Diarmaid Ferriter: An election will be good for the integrity of the presidency
Michael D Higgins has to do something without precedent; separate the office from the candidate as a sitting president
Éamon de Valera: in 1966 the then minister for education Donogh O’Malley said it was ‘impossible to conceive of anybody voting against de Valera except those who want to witness another attempt at a fascist dictatorship’. Photograph: Colman Doyle
When President Higgins announced his intention last month to put himself forward for a second term it was widely noted that there is only one precedent for a sitting president having to face an election, Eamon de Valera in 1966, and that Dev did not campaign.
That did not mean, however, that the election was a sedate affair. It generated controversy, there was much mudslinging and the result was a surprise, a reminder that the unpredictability and coarseness of presidential elections is not a recent development. The story of the 1966 election was the remarkable performance of Fine Gael’s Tom O’Higgins who was defeated by only 10,617 votes; a margin of less than 1 per cent of votes cast.
That is even more notable given that O’Higgins was a surprise candidate. Liam Cosgrave, as a new leader of Fine Gael, was cautious about an election during the year of the Golden Jubilee of the Easter Rising because of its potential to reopen old wounds from the revolutionary era and because FG had little prospect of victory. Cosgrave also had to contend, however, with what political commentator John Healy described as old grandees in his party “bursting for a contest” with Dev, whose civil war sins they could not forgive.
This newspaper played a key role early in 1966 in prodding Fine Gael to take Dev on with an editorial titled “Not a Squeak”, a reference to FG’s muteness about the possibility of an election. The editorial was biting about Cosgrave giving the impression of being “as much [FF leader] Mr Lemass’s lieutenant as his opponent”. Cosgrave and others responded to that and other pressures from within; rather than choosing to heap pressure on an older, national FG figure – former taoiseach John A Costello would have been an obvious choice – they opted for the 49-year-old O’Higgins (born just after the 1916 Rising) by stating the country needed “a young and active president”. The irony was that O’Higgins had tried to persuade FG to propose former Clann na Poblachta leader and one time chief-of-staff of the IRA, Seán Mac Bride, to take on Dev and when that was shot down, O’Higgins also suggested Costello.
O’Higgins was a barrister and Fine Gael TD for Laois/Offaly; he had been minister for health from 1954-7 and his family was steeped in the Irish parliamentary tradition; his great-grandfather was nationalist MP TD Sullivan who wrote God Save Ireland and his uncle and godfather was Kevin O’Higgins, the minister for justice assassinated by IRA members in 1927. O’Higgins was genial, popular and a moderniser on the “Just Society” wing of FG. His energetic campaign, covering five weeks and 20,000 miles, was without the assistance of RTÉ coverage as the State broadcaster had decided that if Dev was not campaigning it had to ignore O’Higgins in the interests of balance.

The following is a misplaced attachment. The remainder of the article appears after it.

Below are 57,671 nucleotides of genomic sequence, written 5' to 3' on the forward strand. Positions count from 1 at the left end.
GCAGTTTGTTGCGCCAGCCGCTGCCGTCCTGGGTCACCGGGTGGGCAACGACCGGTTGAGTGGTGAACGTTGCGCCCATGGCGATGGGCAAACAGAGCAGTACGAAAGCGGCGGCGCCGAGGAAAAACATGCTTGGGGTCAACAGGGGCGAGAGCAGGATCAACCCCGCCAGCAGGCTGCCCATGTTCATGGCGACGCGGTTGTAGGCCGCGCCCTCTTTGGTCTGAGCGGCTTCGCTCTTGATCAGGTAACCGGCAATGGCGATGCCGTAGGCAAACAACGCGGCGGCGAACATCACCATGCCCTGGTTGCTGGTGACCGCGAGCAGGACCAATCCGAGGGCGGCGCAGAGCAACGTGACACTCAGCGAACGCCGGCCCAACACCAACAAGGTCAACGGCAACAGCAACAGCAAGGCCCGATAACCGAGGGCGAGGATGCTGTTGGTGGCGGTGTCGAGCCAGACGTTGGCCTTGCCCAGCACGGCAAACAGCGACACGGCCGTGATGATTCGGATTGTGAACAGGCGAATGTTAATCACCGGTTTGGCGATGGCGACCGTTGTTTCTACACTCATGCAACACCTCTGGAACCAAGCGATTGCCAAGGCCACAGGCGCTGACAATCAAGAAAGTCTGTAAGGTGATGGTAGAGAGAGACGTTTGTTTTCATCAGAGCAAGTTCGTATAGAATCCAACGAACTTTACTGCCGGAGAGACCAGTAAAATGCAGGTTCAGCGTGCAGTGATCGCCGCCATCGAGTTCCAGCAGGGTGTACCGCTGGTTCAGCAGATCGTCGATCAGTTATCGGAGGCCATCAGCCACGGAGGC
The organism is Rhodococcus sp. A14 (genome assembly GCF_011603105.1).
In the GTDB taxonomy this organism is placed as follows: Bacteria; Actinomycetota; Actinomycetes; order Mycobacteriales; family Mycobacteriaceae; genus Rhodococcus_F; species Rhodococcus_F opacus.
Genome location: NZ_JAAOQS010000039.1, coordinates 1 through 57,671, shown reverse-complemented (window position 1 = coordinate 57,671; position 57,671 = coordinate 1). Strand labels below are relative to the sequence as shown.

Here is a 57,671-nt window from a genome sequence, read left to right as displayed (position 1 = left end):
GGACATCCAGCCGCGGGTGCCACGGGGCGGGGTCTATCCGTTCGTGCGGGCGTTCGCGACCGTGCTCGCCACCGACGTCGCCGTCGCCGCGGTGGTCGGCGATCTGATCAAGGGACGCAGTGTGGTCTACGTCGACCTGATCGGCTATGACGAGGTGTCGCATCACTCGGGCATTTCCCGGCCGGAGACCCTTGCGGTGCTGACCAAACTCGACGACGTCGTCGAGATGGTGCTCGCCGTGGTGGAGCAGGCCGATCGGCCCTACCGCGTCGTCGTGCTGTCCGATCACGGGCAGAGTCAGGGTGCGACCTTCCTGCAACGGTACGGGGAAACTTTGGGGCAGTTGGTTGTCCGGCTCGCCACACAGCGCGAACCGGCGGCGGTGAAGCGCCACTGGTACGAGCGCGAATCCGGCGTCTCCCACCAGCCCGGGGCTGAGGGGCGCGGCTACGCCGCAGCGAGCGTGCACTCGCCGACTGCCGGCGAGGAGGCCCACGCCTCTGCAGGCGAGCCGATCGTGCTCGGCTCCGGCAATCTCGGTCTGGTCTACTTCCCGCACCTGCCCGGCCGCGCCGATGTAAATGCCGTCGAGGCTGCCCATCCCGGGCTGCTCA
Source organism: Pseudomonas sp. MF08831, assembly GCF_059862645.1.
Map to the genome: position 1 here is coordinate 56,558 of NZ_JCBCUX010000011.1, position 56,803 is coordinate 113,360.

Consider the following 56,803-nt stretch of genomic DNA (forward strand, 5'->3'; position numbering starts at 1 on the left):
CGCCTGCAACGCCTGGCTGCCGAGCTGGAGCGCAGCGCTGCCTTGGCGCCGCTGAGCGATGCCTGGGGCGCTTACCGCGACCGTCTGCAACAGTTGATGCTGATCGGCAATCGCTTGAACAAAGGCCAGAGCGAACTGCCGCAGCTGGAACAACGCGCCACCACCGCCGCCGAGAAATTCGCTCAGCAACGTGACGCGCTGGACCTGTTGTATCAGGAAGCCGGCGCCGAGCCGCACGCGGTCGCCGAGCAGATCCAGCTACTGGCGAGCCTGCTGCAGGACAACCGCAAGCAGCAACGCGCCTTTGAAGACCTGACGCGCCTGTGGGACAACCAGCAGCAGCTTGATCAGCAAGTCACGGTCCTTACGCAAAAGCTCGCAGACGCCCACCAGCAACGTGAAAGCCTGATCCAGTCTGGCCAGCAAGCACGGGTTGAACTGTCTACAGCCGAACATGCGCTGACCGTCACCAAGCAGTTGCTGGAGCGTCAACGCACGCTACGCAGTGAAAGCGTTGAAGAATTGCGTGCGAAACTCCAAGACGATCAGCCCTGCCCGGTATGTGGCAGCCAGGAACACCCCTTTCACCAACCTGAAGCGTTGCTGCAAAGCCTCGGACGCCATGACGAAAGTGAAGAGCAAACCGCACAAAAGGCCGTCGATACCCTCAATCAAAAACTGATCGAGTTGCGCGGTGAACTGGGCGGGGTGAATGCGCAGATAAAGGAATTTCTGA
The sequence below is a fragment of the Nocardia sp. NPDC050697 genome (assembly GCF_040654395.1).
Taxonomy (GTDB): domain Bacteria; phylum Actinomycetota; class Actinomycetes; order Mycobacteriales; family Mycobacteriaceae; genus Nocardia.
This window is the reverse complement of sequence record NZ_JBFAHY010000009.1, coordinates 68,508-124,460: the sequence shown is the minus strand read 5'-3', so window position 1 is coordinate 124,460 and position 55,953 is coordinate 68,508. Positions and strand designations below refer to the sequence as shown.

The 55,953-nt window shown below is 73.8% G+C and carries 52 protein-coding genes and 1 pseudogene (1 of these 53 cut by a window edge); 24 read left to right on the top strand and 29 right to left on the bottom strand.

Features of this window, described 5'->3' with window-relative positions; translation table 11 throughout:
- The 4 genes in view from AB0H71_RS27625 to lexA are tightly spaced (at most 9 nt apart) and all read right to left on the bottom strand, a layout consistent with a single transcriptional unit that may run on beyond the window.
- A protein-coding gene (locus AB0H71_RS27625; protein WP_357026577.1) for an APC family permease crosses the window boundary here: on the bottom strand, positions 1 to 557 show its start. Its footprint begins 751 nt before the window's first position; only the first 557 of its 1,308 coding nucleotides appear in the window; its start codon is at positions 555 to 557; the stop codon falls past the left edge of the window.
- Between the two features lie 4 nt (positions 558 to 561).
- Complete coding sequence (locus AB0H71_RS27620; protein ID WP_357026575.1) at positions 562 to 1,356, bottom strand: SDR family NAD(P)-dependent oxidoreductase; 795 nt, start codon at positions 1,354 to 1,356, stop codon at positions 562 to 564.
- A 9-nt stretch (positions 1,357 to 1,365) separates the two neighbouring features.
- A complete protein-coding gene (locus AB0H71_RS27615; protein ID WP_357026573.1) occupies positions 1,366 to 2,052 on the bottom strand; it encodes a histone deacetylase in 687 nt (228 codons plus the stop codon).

O’Higgins’s wife Therese and their seven children were prominent during this “American style” campaign, which included questioning sacred nationalist cows such as compulsory Irish, and raised the hackles of FF bully boys, including Dev’s “campaign” manager Kevin Boland, who later jeered at FG’s quest to bring the “patter of little feet to the dreary corridors of Áras an Uachtaráin” while Dev “was like Cúchulainn tied to the standing stone . . . The pygmies came out of retirement and gathered round for the kill, and the poisoned arrows that had failed over the years were reproduced”.
Dev and Lincoln
That was a conveniently one-sided assessment. FF compared Dev to “the immortal Lincoln”; minister for education Donogh O’Malley insisted, in a reminder that the soon to be Limerick liberator of learning could also be a tribal clown, “it is impossible to conceive of anybody voting against de Valera except those who want to witness another attempt at a fascist dictatorship”. The boorish minister for Gaeltacht and lands, Micheál O Móráin, emitted his share of bile, suggesting The Irish Times was the “mistress” of FG and a “rag, which stood for . . . British imperialism”. In response, The Irish Times castigated the perpetuation of “old hatreds” and FF’s indulgence in “pygmy abuse”.
But The Irish Times also had reason to be pleased; it had asked, when the initial reluctance to contest the election was apparent, “why set up the paraphernalia of an elective office when more often than not the politicians will decide the matter themselves?” That question chimes with recent assertions but it is also likely that President Higgins will see the election campaign as a positive given that if he is to prevail, it will be as a result of the people deciding, which bolsters the mandate. The interesting thing, however, is that President Higgins has to do something without precedent; separate the office from the candidate as a sitting president. Given his skill, wiliness and humanity he has no reason to fear that challenge, but how he will embrace it remains an intriguing question and, given the tenor of previous presidential elections, a potentially controversial one.